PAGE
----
Any album by Merry Clayton is reason to celebrate. Clayton, whose soaring and defiant vocals on the Rolling Stones’ “Gimme Shelter” conveyed the raw, visceral emotion of the song and launched it into the sonic stratosphere, returns with her first album since 1994’s Miracles. Her voice is stronger than ever and has lost none of its power. She inhabits musical phrases and song lyrics and dwells in them, turning them inside out and expressing just the right emotional response. She makes songs her own, and her vibrant and rich vocals transport us every time she sings.
Clayton’s new album, Beautiful Scars, grows out a challenging time in her life. In 2014, not long after 20 Feet from Stardom, the film that tells her amazing story, won the Oscar for Best Documentary, Clayton was involved in a horrific car accident. She lost both of her legs, requiring five months in the hospital and four years of rehabilitation. While she was still in the hospital, Clayton started talking about the possibility of recording again with her long-time friend Lou Adler, who co-produced this album with the great gospel singer and songwriter Terry Young.
Beautiful Scars is the result of that conversation, and as the title indicates it’s a testimony to the exquisite beauty that grows out of pain and the recognition that the emotional and physical scars we carry with us remind us of the hope that rises out of suffering. The album reflects Clayton’s deep and resilient faith, and she testifies to the need for justice and love for the world.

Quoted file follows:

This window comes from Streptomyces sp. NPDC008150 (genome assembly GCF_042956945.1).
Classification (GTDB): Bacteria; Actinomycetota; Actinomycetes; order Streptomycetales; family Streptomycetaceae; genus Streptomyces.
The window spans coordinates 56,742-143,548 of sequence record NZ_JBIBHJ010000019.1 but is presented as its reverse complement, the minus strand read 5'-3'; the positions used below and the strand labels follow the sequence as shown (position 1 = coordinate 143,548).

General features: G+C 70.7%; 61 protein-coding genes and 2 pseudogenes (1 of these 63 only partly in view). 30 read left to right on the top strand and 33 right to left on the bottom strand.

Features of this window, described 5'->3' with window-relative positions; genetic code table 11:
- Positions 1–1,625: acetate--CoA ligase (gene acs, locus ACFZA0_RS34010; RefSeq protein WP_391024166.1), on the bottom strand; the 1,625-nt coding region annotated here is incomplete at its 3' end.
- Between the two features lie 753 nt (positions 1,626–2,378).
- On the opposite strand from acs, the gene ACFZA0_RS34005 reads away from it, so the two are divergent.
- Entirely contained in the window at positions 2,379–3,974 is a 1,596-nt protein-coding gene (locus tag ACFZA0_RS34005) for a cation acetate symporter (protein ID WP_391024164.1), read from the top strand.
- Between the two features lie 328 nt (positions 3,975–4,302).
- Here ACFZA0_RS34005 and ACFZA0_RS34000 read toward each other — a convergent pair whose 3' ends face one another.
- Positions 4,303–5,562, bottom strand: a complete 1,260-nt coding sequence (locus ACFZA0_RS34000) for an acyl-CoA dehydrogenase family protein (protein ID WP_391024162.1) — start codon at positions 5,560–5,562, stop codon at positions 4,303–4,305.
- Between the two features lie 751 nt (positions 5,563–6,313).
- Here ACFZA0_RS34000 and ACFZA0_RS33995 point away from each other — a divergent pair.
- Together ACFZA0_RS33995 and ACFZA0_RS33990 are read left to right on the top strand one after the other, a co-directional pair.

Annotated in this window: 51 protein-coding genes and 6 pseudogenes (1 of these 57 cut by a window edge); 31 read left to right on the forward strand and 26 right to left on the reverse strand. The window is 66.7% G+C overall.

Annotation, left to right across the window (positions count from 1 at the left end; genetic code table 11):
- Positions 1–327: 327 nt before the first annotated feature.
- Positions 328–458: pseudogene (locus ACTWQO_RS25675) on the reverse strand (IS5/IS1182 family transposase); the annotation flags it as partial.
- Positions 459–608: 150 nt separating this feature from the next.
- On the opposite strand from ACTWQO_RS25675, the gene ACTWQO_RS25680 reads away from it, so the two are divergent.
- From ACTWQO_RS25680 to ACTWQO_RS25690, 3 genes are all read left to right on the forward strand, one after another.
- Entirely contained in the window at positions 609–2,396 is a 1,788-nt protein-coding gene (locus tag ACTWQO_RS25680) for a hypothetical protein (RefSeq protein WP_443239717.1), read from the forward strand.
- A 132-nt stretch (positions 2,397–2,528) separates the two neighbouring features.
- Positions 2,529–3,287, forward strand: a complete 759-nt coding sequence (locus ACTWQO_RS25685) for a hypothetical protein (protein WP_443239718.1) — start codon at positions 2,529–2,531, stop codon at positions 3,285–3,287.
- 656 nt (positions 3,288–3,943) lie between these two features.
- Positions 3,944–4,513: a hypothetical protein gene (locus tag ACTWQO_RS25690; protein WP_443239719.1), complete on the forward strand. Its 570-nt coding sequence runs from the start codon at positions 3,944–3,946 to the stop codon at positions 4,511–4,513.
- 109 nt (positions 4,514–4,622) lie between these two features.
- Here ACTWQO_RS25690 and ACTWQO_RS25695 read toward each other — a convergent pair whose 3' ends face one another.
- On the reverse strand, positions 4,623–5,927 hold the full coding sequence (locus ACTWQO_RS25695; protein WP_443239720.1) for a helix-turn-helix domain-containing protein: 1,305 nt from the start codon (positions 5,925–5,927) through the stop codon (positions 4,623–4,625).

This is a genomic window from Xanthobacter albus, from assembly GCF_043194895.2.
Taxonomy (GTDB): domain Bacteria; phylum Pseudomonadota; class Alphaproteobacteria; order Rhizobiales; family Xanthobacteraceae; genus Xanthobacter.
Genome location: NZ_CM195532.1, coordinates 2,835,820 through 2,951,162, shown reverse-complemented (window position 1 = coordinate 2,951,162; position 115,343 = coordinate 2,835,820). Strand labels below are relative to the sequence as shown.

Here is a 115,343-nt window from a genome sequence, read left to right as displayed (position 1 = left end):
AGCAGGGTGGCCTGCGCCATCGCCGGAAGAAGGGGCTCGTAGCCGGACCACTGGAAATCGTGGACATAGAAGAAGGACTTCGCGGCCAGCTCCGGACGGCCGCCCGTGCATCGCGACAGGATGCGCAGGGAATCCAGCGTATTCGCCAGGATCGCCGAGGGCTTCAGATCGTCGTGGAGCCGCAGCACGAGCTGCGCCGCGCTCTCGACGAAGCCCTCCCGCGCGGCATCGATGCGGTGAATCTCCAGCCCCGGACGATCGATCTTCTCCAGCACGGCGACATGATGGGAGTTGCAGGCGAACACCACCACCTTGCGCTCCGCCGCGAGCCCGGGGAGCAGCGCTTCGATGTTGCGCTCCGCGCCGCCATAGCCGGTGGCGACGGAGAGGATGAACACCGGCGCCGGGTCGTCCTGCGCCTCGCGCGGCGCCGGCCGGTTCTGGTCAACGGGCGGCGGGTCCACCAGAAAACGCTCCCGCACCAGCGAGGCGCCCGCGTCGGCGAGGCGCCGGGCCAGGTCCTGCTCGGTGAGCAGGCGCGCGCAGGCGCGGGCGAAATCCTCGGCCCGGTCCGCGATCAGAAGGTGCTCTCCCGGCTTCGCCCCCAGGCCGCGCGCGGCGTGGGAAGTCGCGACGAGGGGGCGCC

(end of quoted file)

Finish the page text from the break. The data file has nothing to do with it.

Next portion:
The album opens with a fresh take on Leon Russell’s “A Song for You,” which first appeared on her 1971 album, Merry Clayton. This version opens with LA’s Finest Choir singing the song’s first line in a heavenly a cappella; Clayton’s rich vocals then swoop and soar around them. The song incorporates a smoothly evocative vintage sax solo recording by Clayton’s late husband, Curtis Amy, who passed away in 2002. “A Song for You” spirals higher and higher, and by the end of this first song Clayton and the choir and musicians have already carried us to such emotional heights we wonder how we can go any higher. It doesn’t take long to find out; Clayton goes on to lead the choir in a call-and-response gospel shouter, “Touch the Hem of His Garment,” in which she tells anew the biblical story of the woman who’s made whole simply by touching the hem of Jesus’s robe.
“Deliverance” rides along Young’s shimmering piano chords, building slowly into a lush jazz gospel song of praise, reminiscent of some of Andrae Crouch’s early songs such as “Take Me Back.” Clayton’s pure vocals wash over us, cleansing us with their emotional clarity and carrying us out of ourselves on the standout “Like a Mighty River,” written by Coldplay’s Chris Martin, who also plays piano on the track. Clayton testifies on the soaring title track to the beauty of the scars she wears: “Every hurt I wear like a tattoo / I am who I am because of them.” The album closes with “Ooh Child Medley,” which opens with a dialogue between Clayton and her granddaughter, Kyliyah Merry Amy, about where to find the good in the world and moves into a medley of “There is No Secret What God Can Do,” “Ooh Child,” and “Put a Little Love in Your Heart” with Clayton and Amy trading lead vocals and featuring Jackie DeShannon on background vocals. By the time this rousing medley is finished, we’ve once again been transported.
Beautiful Scars is a precious gift, and every song shines brightly with love and faith and the knowledge that we can make the world a better place when we humble ourselves and embrace our “beautiful scars.”